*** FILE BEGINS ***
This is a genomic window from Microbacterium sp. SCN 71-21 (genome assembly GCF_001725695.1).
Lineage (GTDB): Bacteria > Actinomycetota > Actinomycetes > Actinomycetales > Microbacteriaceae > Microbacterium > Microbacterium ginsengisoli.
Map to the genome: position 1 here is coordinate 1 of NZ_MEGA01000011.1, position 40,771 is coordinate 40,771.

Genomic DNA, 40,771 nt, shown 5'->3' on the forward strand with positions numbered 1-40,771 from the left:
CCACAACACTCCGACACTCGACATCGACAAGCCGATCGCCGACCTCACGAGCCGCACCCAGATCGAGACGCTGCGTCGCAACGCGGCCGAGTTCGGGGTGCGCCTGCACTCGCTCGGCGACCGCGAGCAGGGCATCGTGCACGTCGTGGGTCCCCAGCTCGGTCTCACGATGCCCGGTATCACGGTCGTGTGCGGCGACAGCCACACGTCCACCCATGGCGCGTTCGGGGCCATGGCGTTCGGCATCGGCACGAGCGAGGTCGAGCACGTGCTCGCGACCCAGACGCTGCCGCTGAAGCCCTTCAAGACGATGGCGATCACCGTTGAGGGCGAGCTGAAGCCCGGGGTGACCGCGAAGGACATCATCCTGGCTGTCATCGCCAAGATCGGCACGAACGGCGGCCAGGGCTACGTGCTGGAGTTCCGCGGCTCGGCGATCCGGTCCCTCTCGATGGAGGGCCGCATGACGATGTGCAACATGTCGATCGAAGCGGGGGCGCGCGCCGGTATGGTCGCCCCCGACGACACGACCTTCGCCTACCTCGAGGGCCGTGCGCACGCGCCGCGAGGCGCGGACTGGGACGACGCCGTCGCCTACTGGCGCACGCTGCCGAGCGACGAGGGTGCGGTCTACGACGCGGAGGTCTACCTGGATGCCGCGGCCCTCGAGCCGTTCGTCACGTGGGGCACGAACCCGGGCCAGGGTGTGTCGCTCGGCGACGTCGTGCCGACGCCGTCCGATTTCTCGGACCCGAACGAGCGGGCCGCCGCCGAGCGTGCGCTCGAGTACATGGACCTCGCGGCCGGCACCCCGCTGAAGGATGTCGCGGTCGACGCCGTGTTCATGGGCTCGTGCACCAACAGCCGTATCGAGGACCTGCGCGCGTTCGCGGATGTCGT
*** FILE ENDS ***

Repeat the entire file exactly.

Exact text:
This is a genomic window from Microbacterium sp. SCN 71-21 (genome assembly GCF_001725695.1).
Lineage (GTDB): Bacteria > Actinomycetota > Actinomycetes > Actinomycetales > Microbacteriaceae > Microbacterium > Microbacterium ginsengisoli.
Map to the genome: position 1 here is coordinate 1 of NZ_MEGA01000011.1, position 40,771 is coordinate 40,771.

Genomic DNA, 40,771 nt, shown 5'->3' on the forward strand with positions numbered 1-40,771 from the left:
CCACAACACTCCGACACTCGACATCGACAAGCCGATCGCCGACCTCACGAGCCGCACCCAGATCGAGACGCTGCGTCGCAACGCGGCCGAGTTCGGGGTGCGCCTGCACTCGCTCGGCGACCGCGAGCAGGGCATCGTGCACGTCGTGGGTCCCCAGCTCGGTCTCACGATGCCCGGTATCACGGTCGTGTGCGGCGACAGCCACACGTCCACCCATGGCGCGTTCGGGGCCATGGCGTTCGGCATCGGCACGAGCGAGGTCGAGCACGTGCTCGCGACCCAGACGCTGCCGCTGAAGCCCTTCAAGACGATGGCGATCACCGTTGAGGGCGAGCTGAAGCCCGGGGTGACCGCGAAGGACATCATCCTGGCTGTCATCGCCAAGATCGGCACGAACGGCGGCCAGGGCTACGTGCTGGAGTTCCGCGGCTCGGCGATCCGGTCCCTCTCGATGGAGGGCCGCATGACGATGTGCAACATGTCGATCGAAGCGGGGGCGCGCGCCGGTATGGTCGCCCCCGACGACACGACCTTCGCCTACCTCGAGGGCCGTGCGCACGCGCCGCGAGGCGCGGACTGGGACGACGCCGTCGCCTACTGGCGCACGCTGCCGAGCGACGAGGGTGCGGTCTACGACGCGGAGGTCTACCTGGATGCCGCGGCCCTCGAGCCGTTCGTCACGTGGGGCACGAACCCGGGCCAGGGTGTGTCGCTCGGCGACGTCGTGCCGACGCCGTCCGATTTCTCGGACCCGAACGAGCGGGCCGCCGCCGAGCGTGCGCTCGAGTACATGGACCTCGCGGCCGGCACCCCGCTGAAGGATGTCGCGGTCGACGCCGTGTTCATGGGCTCGTGCACCAACAGCCGTATCGAGGACCTGCGCGCGTTCGCGGATGTCGT